When I moved to Brooklyn Heights in 1983, one of the principal attractions the neighborhood held for me was that it sat atop a bluff overlooking what were then working piers serving breakbulk cargo ships, mostly in the South American trade, where ports were just beginning to develop container facilities. At the crest of the bluff, cantilevered over the Brooklyn-Queens Expressway, is the Promenade, a walkway extending for about half a mile, shown below.
The Promenade commands a view of the piers below, the East River (actually a strait connecting upper New York harbor to Long Island Sound), and beyond, the Statue of Liberty, Lower Manhattan and the Brooklyn Bridge. Here is a view from the Promenade looking toward the South Street Seaport on the Manhattan side, with the Woolworth Building on the left and the Municipal Building (once described as "the most outstanding example of Stalinist Gothic architecture in America") to the right. Note the Danish sail training ship docked at the end of Pier 17.
Unfortunately, shipping economics scotched my dream of living in a place overlooking working docks, as, shortly after I moved, the neighborhood paper announced the closing of the piers below the Heights. The triumph of containerization meant that piers without many acres of storage space in front of them were obsolete. For several years, the piers were used as parking spaces for ships awaiting sale to new owners or for scrap, including a former Matson liner that ended its years of service as part of the Chandris cruise fleet, a World War II vintage C-4 type freighter that had been converted to a container ship, and the battleship Iowa, which had been reactivated and was awaiting permanent port facilities on Staten Island (Iowa was later withdrawn from service and the Staten Island base canceled). After a few years, buildup of silt around the piers precluded even their being used for this purpose. The City now intends to turn the piers, and the land between them and the Heights, into a waterfront park.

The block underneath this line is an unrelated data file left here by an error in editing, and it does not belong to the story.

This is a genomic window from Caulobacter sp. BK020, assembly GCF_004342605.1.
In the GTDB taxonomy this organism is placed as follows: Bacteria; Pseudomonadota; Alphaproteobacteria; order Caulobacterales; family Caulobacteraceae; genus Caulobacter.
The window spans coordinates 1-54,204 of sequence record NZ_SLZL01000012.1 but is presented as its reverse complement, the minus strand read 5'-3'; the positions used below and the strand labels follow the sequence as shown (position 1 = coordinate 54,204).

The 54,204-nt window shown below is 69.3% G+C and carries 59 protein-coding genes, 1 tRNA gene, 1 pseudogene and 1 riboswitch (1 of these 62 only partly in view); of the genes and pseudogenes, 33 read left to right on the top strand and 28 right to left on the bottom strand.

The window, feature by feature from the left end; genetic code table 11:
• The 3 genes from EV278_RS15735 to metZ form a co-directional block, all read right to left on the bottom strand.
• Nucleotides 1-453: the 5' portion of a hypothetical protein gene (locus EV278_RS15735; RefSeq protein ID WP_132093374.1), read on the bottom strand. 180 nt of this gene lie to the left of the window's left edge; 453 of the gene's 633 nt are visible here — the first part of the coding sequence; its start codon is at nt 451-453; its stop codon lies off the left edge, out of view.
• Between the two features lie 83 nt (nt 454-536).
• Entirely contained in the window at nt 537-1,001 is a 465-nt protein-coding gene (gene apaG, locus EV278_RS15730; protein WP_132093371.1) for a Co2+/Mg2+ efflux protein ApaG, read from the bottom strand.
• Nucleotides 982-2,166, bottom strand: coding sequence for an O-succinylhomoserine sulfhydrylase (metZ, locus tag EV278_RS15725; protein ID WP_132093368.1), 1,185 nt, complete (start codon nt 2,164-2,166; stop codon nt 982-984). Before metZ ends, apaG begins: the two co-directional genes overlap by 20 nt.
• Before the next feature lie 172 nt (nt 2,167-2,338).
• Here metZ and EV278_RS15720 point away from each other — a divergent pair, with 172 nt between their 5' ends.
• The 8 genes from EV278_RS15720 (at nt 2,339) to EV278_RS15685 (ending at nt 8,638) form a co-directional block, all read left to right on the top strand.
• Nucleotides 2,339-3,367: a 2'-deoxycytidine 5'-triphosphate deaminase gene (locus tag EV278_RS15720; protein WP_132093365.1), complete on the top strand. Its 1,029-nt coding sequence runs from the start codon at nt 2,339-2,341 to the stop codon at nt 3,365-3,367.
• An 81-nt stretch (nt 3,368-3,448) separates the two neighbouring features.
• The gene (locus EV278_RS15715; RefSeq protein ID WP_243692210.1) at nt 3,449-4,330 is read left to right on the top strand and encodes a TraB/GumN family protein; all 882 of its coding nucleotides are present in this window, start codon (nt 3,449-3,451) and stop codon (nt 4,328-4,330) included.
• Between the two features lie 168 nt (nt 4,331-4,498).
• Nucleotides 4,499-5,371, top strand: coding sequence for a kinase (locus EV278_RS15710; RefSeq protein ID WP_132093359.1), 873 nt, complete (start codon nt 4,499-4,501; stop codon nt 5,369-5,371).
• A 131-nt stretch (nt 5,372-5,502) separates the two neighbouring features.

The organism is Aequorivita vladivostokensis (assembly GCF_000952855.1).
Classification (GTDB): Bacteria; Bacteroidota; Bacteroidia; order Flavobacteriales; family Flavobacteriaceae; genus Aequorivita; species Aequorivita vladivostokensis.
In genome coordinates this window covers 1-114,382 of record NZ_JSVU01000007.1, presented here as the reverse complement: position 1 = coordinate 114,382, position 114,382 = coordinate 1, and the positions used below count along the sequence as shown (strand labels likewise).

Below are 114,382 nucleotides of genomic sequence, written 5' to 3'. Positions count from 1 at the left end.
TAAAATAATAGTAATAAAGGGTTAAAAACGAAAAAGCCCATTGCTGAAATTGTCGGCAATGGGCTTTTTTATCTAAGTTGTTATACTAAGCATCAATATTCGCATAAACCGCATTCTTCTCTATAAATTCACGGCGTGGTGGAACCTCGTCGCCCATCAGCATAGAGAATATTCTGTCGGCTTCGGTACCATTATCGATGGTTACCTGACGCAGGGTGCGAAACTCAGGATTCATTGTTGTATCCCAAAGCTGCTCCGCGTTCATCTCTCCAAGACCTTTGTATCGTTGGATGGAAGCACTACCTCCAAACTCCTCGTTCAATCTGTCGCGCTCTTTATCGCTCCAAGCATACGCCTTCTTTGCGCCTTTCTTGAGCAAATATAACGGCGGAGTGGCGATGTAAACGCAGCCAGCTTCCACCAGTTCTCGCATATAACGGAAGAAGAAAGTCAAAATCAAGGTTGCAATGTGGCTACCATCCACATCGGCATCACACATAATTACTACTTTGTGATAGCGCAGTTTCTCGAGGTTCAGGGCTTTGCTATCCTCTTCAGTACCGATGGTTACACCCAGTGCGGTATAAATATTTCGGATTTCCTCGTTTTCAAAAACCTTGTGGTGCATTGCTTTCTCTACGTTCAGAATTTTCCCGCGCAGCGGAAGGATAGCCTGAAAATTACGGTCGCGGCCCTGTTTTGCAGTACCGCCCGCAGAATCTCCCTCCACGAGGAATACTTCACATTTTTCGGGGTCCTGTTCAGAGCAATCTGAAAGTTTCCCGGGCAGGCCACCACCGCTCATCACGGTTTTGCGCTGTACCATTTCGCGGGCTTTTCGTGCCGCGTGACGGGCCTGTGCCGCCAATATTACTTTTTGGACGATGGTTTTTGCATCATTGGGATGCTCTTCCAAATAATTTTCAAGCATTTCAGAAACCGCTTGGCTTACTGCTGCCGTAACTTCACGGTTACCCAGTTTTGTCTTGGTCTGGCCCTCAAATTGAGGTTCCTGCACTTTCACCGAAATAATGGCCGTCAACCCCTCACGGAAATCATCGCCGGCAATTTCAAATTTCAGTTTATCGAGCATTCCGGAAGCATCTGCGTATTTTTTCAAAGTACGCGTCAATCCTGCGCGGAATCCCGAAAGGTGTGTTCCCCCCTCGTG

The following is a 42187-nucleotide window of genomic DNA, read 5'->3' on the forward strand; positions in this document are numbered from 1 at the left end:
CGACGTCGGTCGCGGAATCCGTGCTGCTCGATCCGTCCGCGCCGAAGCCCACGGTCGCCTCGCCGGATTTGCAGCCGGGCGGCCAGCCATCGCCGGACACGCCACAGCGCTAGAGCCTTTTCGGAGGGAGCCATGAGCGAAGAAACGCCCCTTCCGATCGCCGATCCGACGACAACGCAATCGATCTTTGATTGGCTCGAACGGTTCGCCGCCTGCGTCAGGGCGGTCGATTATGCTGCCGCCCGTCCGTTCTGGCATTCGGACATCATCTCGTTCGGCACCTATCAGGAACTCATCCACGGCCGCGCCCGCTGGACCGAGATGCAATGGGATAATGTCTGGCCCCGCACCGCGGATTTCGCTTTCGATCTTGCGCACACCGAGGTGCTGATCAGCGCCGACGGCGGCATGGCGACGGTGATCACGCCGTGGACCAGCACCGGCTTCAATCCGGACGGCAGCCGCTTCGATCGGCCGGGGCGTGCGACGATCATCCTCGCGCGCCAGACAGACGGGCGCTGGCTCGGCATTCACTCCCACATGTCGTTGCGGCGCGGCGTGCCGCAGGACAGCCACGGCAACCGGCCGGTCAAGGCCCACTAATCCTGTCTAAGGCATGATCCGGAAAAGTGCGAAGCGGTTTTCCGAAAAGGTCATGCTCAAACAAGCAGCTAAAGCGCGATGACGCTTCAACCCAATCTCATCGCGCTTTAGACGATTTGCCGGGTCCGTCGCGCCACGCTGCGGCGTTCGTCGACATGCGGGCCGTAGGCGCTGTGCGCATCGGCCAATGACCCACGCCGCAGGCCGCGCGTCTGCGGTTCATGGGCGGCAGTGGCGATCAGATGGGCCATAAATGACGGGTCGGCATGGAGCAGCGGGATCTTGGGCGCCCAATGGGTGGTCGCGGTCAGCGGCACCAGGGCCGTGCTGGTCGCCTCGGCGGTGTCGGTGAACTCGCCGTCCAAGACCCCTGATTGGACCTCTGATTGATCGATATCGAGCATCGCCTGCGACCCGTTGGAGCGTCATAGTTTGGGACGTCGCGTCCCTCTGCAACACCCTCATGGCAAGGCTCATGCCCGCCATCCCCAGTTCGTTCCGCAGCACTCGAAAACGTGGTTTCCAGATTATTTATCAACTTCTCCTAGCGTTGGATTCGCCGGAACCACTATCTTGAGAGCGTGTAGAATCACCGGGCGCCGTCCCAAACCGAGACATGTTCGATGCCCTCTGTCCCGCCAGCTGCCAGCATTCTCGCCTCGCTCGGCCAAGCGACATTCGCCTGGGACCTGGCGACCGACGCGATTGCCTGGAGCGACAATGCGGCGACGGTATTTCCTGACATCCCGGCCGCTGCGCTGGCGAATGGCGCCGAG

Despite the loss of the piers, the Promenade is still a good location for ship watching. On Saturday mornings and evenings through late spring, summer and early fall, a parade of cruise ships can be seen entering and leaving port. On occasion, cargo vessels sail right by the Heights, entering or leaving the East River en route to docks at the former Brooklyn Navy Yard, or to ports on Long Island Sound. A couple of mornings ago, I rose early and decided to walk on the Promenade before breakfast. As I was returning, I spotted a small cruise ship emerging from behind Governors Island, which lies below the tip of Manhattan, preparing to sail up the Hudson.
This vessel has the typically motor yacht-like look of today's cruise ships, but is trimmer and more attractive to my eye than the much larger vessels that now dominate that trade. After getting this photo, I returned to my apartment and was just sitting down for breakfast when I glanced out the window and saw something that made me dash out the door, camera in hand, and back down to the Promenade. Another small cruiser was coming in, but this was a much older vessel, of a type seldom seen here.
Note the much more "shipshape" lines of this vessel, which I would guess to be of late 1950's or early '60's vintage. Alas, most of its kind are now gone. Update: I now know she was either Saga Rose or Saga Ruby.